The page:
Taking Cancer Treatments to Heart
When someone is diagnosed with cancer, the focus turns to crossing the finish line to survivorship. People are now living longer than ever after a cancer diagnosis, thanks to often aggressive treatments. But what happens when the treatment that eradicates cancer has the potential to damage other vital organs?
The OSF HealthCare Cardiovascular Institute is taking that issue to heart – partnering with Illinois Cancer Care for a unique program that gets to the heart of the problem. The Cardio-Oncology program is a way for cancer patients to continue treatment, under the watch of an interdisciplinary team of cardiologists, oncologists and radiologists.
Dr. Barry Clemson is a Cardiologist with OSF Cardiovascular Institute. He helped get Cardio-Oncology off the ground in 2016.
“The real premise here is we want to try to make sure that patients that are being treated for cancer, that are going to get potentially cardio-toxic drugs, so drugs that can affect the heart, don’t have to have therapy interrupted. They can stay on therapy to complete their full course of treatment,” he said.
The Cardio-Oncology program also focuses on patients with a history of heart issues or patients who are at risk of developing issues after treatment has ended.
Illinois Cancer Care Hematologist and Oncologist Dr. Madhuri Bajaj says each patient gets a specially tailored treatment plan, with the benefit of specialized care well into the future.
“For a patient it means that during the course of their cancer treatment, whether it’s at the beginning, during the treatment, or even afterwards as a survivor of cancer, we are really focusing on trying to keep their overall health as optimum as possible,” said Dr. Bajaj.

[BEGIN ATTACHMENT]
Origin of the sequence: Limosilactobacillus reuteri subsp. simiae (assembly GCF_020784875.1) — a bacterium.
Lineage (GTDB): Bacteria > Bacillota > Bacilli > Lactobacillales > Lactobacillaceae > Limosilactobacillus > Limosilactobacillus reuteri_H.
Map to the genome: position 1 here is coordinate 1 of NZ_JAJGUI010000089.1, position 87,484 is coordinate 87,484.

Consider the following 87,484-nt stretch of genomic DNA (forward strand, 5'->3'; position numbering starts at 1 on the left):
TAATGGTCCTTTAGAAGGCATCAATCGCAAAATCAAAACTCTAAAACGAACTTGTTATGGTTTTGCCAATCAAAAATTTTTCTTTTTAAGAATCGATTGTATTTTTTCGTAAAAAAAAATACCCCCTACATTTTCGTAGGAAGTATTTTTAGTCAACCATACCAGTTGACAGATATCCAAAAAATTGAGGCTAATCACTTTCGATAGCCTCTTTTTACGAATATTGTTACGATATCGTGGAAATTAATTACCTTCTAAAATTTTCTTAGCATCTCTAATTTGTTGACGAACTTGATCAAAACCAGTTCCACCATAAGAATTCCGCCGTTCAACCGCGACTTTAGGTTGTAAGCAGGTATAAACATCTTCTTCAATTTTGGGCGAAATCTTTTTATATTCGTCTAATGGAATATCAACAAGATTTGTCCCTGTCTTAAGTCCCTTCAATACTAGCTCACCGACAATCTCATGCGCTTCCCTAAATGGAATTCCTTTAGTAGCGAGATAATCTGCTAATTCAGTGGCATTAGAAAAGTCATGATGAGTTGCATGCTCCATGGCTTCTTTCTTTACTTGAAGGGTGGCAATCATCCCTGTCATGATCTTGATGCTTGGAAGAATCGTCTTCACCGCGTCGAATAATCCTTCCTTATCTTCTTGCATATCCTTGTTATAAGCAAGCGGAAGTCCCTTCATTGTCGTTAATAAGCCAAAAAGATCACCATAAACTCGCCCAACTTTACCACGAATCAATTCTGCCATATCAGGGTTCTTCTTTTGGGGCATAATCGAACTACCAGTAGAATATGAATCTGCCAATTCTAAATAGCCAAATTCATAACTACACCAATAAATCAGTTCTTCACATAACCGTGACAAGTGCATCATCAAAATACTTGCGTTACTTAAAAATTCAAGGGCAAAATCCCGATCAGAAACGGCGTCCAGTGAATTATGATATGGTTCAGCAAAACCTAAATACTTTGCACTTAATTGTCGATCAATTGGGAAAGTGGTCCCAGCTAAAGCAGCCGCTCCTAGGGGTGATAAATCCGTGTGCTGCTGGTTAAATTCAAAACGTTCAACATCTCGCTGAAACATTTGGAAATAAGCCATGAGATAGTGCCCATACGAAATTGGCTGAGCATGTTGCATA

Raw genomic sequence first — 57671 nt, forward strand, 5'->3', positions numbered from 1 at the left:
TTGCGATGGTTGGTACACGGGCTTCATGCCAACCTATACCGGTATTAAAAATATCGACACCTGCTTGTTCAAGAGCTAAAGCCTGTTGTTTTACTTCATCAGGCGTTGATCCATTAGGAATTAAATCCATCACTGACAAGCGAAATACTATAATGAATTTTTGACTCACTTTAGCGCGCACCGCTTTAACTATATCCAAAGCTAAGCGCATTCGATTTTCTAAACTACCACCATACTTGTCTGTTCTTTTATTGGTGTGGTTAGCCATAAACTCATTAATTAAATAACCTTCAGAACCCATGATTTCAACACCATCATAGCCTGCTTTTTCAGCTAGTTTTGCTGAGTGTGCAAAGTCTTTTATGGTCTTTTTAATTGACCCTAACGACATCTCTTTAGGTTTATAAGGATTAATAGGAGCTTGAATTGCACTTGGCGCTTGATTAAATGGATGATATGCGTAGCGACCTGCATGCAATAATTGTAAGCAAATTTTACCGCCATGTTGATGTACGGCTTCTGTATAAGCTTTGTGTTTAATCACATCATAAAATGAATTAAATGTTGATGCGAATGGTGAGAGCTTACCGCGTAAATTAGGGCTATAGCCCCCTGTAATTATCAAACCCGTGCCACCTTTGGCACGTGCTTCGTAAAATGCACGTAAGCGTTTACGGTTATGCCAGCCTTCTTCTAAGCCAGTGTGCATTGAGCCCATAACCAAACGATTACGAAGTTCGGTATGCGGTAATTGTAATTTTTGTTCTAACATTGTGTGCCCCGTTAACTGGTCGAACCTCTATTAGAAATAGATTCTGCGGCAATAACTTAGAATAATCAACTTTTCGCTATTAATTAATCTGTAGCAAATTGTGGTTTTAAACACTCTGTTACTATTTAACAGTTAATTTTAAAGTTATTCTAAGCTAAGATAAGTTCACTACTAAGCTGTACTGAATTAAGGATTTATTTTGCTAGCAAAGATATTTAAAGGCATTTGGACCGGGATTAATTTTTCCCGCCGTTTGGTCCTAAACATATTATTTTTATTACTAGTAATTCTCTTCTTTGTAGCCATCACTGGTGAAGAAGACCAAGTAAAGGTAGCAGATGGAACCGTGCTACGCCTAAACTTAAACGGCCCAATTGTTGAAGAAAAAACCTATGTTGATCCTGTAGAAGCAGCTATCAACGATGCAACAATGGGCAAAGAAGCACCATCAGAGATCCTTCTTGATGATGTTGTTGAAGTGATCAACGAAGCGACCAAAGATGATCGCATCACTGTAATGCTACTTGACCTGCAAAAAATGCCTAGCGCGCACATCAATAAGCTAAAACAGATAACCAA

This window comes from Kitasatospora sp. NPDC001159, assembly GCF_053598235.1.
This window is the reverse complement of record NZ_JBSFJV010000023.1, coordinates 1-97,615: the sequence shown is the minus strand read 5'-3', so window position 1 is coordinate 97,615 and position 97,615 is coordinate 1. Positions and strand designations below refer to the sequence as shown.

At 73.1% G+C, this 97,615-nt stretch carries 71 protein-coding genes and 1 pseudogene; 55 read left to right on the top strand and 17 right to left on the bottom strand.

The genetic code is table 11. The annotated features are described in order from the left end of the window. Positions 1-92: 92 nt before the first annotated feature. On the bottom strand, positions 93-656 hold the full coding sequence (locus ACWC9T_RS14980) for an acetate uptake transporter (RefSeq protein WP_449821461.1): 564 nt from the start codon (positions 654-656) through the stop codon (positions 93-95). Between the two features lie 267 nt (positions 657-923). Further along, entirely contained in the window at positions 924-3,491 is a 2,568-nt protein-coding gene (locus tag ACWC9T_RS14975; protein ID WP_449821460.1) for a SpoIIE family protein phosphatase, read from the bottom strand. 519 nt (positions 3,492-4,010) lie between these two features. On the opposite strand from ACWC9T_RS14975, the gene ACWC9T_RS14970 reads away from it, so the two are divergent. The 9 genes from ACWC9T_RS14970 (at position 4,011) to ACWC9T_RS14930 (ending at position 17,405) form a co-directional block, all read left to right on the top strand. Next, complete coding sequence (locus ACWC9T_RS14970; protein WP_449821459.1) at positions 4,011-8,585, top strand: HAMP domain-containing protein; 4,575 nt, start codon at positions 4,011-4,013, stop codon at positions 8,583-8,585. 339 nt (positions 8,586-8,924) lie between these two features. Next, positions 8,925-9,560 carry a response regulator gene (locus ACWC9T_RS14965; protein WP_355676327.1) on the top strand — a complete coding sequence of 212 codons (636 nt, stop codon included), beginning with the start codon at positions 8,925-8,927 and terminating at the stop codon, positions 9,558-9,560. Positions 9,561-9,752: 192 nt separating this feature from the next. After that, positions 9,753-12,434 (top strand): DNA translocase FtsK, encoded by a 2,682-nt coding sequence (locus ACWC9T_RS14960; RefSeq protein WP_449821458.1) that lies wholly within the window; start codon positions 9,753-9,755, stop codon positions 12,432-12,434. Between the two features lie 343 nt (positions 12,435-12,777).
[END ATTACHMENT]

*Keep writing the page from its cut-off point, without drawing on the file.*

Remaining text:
Dr. Clemson says over the past two years the collaboration between OSF Cardiovascular Institute and Illinois Cancer Care has been invaluable to the program’s growth. When it rolled out, Peoria was one of the only regions in the state Cardio-Oncology was available. Since then, an abundance of cardiovascular research has been collected on cancer patients, treatments and survivorship.
“You see these programs now developing all around the country. It started in a few places, but it’s really grown,” said Dr. Clemson. He continued, “There has been extensive research on cancer survivors, particularly pediatrics, because then they survive and live a long time. So what happens to them downstream from their cancer treatment? We’ve learned a lot from that and now we know how to monitor those patients better.”
And for the patient, Dr. Bajaj says the teamwork between providers has given patients of the cardio-oncology program peace of mind, allowing them to focus less on the what-if’s and more on getting better.
“Patients have been very satisfied with just the concept of knowing that there’s a cardiologist and an oncologist who are working closely to make sure that their heart is healthy throughout the treatment, and also for years to come afterwards.”